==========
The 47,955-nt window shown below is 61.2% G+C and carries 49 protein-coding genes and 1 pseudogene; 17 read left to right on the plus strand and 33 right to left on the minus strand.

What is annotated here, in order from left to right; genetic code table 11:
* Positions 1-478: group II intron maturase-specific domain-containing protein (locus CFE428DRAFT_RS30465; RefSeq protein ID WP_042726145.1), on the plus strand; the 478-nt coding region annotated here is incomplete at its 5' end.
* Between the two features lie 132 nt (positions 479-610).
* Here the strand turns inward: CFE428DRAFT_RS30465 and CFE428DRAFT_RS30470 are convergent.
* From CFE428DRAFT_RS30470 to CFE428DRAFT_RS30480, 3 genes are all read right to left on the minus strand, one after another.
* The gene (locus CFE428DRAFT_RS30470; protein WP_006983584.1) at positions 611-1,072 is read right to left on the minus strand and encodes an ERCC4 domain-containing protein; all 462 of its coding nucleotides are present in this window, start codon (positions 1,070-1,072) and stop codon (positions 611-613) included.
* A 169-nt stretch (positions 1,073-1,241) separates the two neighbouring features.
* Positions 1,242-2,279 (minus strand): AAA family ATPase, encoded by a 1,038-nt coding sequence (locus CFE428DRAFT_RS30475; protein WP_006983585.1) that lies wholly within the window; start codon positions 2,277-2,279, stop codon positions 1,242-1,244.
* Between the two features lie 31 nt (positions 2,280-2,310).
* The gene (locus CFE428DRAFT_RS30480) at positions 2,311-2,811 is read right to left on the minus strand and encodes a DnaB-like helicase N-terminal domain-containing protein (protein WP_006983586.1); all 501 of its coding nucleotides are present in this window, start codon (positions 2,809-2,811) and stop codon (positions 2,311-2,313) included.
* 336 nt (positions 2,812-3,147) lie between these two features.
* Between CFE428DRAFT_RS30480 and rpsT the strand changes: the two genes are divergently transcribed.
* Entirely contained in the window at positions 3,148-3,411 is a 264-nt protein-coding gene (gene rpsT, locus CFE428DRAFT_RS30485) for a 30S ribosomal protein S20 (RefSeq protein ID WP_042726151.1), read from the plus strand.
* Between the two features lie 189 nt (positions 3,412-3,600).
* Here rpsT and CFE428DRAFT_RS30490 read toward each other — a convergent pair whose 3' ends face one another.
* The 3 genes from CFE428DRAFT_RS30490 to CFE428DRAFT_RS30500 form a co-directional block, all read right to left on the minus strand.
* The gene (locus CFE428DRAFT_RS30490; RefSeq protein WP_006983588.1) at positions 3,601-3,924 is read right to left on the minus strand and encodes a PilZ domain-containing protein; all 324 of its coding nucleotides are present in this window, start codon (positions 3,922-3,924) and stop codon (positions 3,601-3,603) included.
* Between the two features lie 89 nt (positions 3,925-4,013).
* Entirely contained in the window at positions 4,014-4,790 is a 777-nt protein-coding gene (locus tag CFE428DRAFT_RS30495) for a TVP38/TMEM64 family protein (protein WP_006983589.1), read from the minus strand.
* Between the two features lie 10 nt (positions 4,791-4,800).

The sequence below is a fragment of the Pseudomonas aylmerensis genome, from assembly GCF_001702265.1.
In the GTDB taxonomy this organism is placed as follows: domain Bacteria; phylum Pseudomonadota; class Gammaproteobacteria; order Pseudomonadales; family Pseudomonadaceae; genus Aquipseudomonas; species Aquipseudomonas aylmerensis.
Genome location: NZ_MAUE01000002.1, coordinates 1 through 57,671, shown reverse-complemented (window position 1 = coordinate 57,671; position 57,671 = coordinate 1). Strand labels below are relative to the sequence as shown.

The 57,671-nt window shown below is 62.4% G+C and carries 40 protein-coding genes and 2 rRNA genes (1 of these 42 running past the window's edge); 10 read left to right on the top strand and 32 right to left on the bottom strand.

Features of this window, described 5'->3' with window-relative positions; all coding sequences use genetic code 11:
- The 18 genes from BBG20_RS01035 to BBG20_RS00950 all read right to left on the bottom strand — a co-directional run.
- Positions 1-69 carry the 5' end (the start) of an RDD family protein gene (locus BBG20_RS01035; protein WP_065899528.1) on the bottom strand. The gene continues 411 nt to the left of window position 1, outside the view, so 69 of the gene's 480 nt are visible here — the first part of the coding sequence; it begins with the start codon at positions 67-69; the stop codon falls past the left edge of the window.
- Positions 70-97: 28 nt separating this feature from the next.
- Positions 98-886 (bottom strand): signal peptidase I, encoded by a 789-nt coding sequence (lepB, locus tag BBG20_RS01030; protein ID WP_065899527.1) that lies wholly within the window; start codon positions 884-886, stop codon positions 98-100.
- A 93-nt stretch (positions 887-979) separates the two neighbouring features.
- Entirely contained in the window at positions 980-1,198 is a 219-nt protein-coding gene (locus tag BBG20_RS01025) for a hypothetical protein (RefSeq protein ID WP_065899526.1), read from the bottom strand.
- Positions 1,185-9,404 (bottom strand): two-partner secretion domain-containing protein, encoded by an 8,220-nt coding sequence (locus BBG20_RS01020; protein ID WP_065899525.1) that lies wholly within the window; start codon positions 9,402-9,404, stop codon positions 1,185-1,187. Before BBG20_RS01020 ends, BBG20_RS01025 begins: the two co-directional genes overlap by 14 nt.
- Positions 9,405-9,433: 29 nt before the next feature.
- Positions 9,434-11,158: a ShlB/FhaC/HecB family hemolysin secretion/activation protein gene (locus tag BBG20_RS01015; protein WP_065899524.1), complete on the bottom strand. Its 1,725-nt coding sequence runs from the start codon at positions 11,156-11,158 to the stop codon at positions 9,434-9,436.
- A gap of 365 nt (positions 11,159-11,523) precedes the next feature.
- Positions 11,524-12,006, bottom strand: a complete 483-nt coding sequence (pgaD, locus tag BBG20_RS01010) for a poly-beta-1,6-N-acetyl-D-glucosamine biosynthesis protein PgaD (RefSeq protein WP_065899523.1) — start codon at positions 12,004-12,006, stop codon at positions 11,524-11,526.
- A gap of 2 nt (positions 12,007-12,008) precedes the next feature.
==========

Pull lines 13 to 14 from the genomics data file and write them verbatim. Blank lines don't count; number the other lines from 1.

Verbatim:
* Between CFE428DRAFT_RS30480 and rpsT the strand changes: the two genes are divergently transcribed.
* Entirely contained in the window at positions 3,148-3,411 is a 264-nt protein-coding gene (gene rpsT, locus CFE428DRAFT_RS30485) for a 30S ribosomal protein S20 (RefSeq protein ID WP_042726151.1), read from the plus strand.